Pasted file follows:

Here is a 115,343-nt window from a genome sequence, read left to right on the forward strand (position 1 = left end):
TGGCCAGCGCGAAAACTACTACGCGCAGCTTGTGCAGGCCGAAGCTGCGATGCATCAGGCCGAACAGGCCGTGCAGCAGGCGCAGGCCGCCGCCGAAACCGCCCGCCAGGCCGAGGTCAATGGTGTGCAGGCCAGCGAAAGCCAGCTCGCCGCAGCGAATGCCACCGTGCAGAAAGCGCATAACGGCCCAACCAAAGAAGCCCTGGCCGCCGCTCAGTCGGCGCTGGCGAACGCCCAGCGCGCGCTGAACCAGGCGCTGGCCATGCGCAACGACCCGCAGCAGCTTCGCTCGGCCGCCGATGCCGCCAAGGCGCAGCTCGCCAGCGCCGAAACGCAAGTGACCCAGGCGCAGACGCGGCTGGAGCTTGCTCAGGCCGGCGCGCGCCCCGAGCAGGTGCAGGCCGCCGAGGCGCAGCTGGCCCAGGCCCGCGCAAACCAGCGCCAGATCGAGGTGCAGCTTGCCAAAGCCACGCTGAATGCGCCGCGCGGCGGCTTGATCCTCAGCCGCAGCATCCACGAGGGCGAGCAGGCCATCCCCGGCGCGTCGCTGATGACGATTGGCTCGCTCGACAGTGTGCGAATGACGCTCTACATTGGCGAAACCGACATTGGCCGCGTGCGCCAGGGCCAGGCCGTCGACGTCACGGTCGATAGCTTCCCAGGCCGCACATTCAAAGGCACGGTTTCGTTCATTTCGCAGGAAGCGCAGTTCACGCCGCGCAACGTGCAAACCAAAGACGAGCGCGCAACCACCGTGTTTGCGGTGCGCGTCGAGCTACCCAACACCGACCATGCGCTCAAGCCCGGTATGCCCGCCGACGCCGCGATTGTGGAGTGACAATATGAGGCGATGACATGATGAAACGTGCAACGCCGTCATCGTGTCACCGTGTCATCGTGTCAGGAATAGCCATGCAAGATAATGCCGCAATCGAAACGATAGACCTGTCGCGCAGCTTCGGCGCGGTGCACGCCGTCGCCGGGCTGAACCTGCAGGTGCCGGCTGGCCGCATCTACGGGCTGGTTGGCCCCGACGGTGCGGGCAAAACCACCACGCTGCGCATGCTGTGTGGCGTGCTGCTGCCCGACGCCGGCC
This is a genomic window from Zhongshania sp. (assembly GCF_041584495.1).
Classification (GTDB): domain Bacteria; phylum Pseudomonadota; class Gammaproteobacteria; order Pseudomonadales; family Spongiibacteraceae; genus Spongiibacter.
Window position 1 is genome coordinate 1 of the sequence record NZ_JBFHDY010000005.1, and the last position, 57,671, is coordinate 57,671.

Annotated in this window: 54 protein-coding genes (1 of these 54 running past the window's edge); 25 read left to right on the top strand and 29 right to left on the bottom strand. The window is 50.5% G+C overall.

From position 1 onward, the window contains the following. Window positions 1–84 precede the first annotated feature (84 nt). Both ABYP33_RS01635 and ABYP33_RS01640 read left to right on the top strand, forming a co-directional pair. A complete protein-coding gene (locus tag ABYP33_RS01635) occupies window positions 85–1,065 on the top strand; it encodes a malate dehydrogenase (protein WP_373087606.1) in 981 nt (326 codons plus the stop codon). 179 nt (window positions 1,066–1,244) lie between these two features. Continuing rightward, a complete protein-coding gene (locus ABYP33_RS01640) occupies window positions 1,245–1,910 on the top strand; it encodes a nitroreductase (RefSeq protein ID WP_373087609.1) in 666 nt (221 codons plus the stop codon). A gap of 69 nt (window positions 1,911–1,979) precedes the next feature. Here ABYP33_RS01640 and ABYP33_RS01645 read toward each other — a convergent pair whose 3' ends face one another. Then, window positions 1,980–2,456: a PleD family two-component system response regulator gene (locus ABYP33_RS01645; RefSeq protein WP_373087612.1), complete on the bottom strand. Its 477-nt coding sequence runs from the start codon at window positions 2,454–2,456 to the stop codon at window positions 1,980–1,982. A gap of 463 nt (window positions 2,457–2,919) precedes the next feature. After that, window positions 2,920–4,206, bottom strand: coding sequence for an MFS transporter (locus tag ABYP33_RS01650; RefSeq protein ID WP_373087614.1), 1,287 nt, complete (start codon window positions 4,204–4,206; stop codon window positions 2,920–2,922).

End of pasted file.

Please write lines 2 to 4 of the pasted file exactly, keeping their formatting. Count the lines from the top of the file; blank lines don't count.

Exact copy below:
TGGCCAGCGCGAAAACTACTACGCGCAGCTTGTGCAGGCCGAAGCTGCGATGCATCAGGCCGAACAGGCCGTGCAGCAGGCGCAGGCCGCCGCCGAAACCGCCCGCCAGGCCGAGGTCAATGGTGTGCAGGCCAGCGAAAGCCAGCTCGCCGCAGCGAATGCCACCGTGCAGAAAGCGCATAACGGCCCAACCAAAGAAGCCCTGGCCGCCGCTCAGTCGGCGCTGGCGAACGCCCAGCGCGCGCTGAACCAGGCGCTGGCCATGCGCAACGACCCGCAGCAGCTTCGCTCGGCCGCCGATGCCGCCAAGGCGCAGCTCGCCAGCGCCGAAACGCAAGTGACCCAGGCGCAGACGCGGCTGGAGCTTGCTCAGGCCGGCGCGCGCCCCGAGCAGGTGCAGGCCGCCGAGGCGCAGCTGGCCCAGGCCCGCGCAAACCAGCGCCAGATCGAGGTGCAGCTTGCCAAAGCCACGCTGAATGCGCCGCGCGGCGGCTTGATCCTCAGCCGCAGCATCCACGAGGGCGAGCAGGCCATCCCCGGCGCGTCGCTGATGACGATTGGCTCGCTCGACAGTGTGCGAATGACGCTCTACATTGGCGAAACCGACATTGGCCGCGTGCGCCAGGGCCAGGCCGTCGACGTCACGGTCGATAGCTTCCCAGGCCGCACATTCAAAGGCACGGTTTCGTTCATTTCGCAGGAAGCGCAGTTCACGCCGCGCAACGTGCAAACCAAAGACGAGCGCGCAACCACCGTGTTTGCGGTGCGCGTCGAGCTACCCAACACCGACCATGCGCTCAAGCCCGGTATGCCCGCCGACGCCGCGATTGTGGAGTGACAATATGAGGCGATGACATGATGAAACGTGCAACGCCGTCATCGTGTCACCGTGTCATCGTGTCAGGAATAGCCATGCAAGATAATGCCGCAATCGAAACGATAGACCTGTCGCGCAGCTTCGGCGCGGTGCACGCCGTCGCCGGGCTGAACCTGCAGGTGCCGGCTGGCCGCATCTACGGGCTGGTTGGCCCCGACGGTGCGGGCAAAACCACCACGCTGCGCATGCTGTGTGGCGTGCTGCTGCCCGACGCCGGCC
This is a genomic window from Zhongshania sp. (assembly GCF_041584495.1).
Classification (GTDB): domain Bacteria; phylum Pseudomonadota; class Gammaproteobacteria; order Pseudomonadales; family Spongiibacteraceae; genus Spongiibacter.